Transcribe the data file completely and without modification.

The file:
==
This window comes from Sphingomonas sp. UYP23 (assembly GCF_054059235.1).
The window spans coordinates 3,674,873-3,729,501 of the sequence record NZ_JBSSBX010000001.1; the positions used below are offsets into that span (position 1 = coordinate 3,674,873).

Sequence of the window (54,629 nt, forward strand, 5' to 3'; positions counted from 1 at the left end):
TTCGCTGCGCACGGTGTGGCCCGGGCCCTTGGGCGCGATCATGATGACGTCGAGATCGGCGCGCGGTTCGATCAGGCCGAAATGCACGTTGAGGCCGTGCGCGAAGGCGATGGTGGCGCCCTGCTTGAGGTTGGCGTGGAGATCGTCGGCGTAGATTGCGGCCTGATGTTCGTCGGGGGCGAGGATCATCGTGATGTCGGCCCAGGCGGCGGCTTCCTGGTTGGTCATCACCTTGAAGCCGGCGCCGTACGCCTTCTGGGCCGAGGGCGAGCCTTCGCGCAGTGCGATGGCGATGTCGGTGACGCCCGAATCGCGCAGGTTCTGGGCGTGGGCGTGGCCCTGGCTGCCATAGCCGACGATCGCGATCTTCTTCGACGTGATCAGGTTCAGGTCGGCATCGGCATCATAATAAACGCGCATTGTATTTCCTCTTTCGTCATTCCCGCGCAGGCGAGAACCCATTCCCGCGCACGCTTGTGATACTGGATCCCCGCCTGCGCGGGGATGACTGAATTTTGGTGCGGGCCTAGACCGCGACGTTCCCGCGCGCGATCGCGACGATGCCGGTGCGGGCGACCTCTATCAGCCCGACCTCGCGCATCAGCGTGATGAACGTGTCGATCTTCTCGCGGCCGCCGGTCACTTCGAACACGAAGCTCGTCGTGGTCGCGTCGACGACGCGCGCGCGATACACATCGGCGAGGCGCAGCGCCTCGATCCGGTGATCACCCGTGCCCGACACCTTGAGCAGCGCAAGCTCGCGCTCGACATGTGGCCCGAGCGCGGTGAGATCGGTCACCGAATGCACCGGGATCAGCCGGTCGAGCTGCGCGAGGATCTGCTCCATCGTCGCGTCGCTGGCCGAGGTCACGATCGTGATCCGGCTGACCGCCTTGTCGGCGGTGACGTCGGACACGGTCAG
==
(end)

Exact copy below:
This window comes from Sphingomonas sp. UYP23 (assembly GCF_054059235.1).
The window spans coordinates 3,674,873-3,729,501 of the sequence record NZ_JBSSBX010000001.1; the positions used below are offsets into that span (position 1 = coordinate 3,674,873).

Sequence of the window (54,629 nt, forward strand, 5' to 3'; positions counted from 1 at the left end):
TTCGCTGCGCACGGTGTGGCCCGGGCCCTTGGGCGCGATCATGATGACGTCGAGATCGGCGCGCGGTTCGATCAGGCCGAAATGCACGTTGAGGCCGTGCGCGAAGGCGATGGTGGCGCCCTGCTTGAGGTTGGCGTGGAGATCGTCGGCGTAGATTGCGGCCTGATGTTCGTCGGGGGCGAGGATCATCGTGATGTCGGCCCAGGCGGCGGCTTCCTGGTTGGTCATCACCTTGAAGCCGGCGCCGTACGCCTTCTGGGCCGAGGGCGAGCCTTCGCGCAGTGCGATGGCGATGTCGGTGACGCCCGAATCGCGCAGGTTCTGGGCGTGGGCGTGGCCCTGGCTGCCATAGCCGACGATCGCGATCTTCTTCGACGTGATCAGGTTCAGGTCGGCATCGGCATCATAATAAACGCGCATTGTATTTCCTCTTTCGTCATTCCCGCGCAGGCGAGAACCCATTCCCGCGCACGCTTGTGATACTGGATCCCCGCCTGCGCGGGGATGACTGAATTTTGGTGCGGGCCTAGACCGCGACGTTCCCGCGCGCGATCGCGACGATGCCGGTGCGGGCGACCTCTATCAGCCCGACCTCGCGCATCAGCGTGATGAACGTGTCGATCTTCTCGCGGCCGCCGGTCACTTCGAACACGAAGCTCGTCGTGGTCGCGTCGACGACGCGCGCGCGATACACATCGGCGAGGCGCAGCGCCTCGATCCGGTGATCACCCGTGCCCGACACCTTGAGCAGCGCAAGCTCGCGCTCGACATGTGGCCCGAGCGCGGTGAGATCGGTCACCGAATGCACCGGGATCAGCCGGTCGAGCTGCGCGAGGATCTGCTCCATCGTCGCGTCGCTGGCCGAGGTCACGATCGTGATCCGGCTGACCGCCTTGTCGGCGGTGACGTCGGACACGGTCAG